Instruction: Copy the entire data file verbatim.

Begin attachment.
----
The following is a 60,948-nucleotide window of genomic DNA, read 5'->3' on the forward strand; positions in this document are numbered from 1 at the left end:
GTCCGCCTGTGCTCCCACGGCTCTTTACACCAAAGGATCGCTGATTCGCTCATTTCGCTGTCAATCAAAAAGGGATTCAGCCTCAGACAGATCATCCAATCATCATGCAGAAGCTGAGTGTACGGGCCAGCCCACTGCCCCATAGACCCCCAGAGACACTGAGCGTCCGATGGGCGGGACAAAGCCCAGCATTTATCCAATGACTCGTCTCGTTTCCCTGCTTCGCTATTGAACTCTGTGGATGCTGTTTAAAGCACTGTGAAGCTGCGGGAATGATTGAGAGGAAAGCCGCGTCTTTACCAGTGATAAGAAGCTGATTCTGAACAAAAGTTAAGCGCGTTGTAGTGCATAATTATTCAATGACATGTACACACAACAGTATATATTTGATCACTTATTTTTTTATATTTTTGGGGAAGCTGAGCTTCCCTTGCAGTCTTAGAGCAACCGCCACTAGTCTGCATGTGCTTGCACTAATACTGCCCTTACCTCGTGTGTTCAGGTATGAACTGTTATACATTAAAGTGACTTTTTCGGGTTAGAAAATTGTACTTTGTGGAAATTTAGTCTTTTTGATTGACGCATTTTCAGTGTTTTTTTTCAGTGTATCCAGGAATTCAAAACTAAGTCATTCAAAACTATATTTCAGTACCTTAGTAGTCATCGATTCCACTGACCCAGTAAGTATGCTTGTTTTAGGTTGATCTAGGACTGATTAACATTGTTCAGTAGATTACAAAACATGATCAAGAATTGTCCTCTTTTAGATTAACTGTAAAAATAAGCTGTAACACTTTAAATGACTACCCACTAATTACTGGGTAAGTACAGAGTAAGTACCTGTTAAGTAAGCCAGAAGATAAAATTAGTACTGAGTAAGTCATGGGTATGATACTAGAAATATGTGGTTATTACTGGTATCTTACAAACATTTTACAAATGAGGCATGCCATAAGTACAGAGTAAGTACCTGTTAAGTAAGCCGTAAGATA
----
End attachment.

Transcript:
The following is a 60,948-nucleotide window of genomic DNA, read 5'->3' on the forward strand; positions in this document are numbered from 1 at the left end:
GTCCGCCTGTGCTCCCACGGCTCTTTACACCAAAGGATCGCTGATTCGCTCATTTCGCTGTCAATCAAAAAGGGATTCAGCCTCAGACAGATCATCCAATCATCATGCAGAAGCTGAGTGTACGGGCCAGCCCACTGCCCCATAGACCCCCAGAGACACTGAGCGTCCGATGGGCGGGACAAAGCCCAGCATTTATCCAATGACTCGTCTCGTTTCCCTGCTTCGCTATTGAACTCTGTGGATGCTGTTTAAAGCACTGTGAAGCTGCGGGAATGATTGAGAGGAAAGCCGCGTCTTTACCAGTGATAAGAAGCTGATTCTGAACAAAAGTTAAGCGCGTTGTAGTGCATAATTATTCAATGACATGTACACACAACAGTATATATTTGATCACTTATTTTTTTATATTTTTGGGGAAGCTGAGCTTCCCTTGCAGTCTTAGAGCAACCGCCACTAGTCTGCATGTGCTTGCACTAATACTGCCCTTACCTCGTGTGTTCAGGTATGAACTGTTATACATTAAAGTGACTTTTTCGGGTTAGAAAATTGTACTTTGTGGAAATTTAGTCTTTTTGATTGACGCATTTTCAGTGTTTTTTTTCAGTGTATCCAGGAATTCAAAACTAAGTCATTCAAAACTATATTTCAGTACCTTAGTAGTCATCGATTCCACTGACCCAGTAAGTATGCTTGTTTTAGGTTGATCTAGGACTGATTAACATTGTTCAGTAGATTACAAAACATGATCAAGAATTGTCCTCTTTTAGATTAACTGTAAAAATAAGCTGTAACACTTTAAATGACTACCCACTAATTACTGGGTAAGTACAGAGTAAGTACCTGTTAAGTAAGCCAGAAGATAAAATTAGTACTGAGTAAGTCATGGGTATGATACTAGAAATATGTGGTTATTACTGGTATCTTACAAACATTTTACAAATGAGGCATGCCATAAGTACAGAGTAAGTACCTGTTAAGTAAGCCGTAAGATA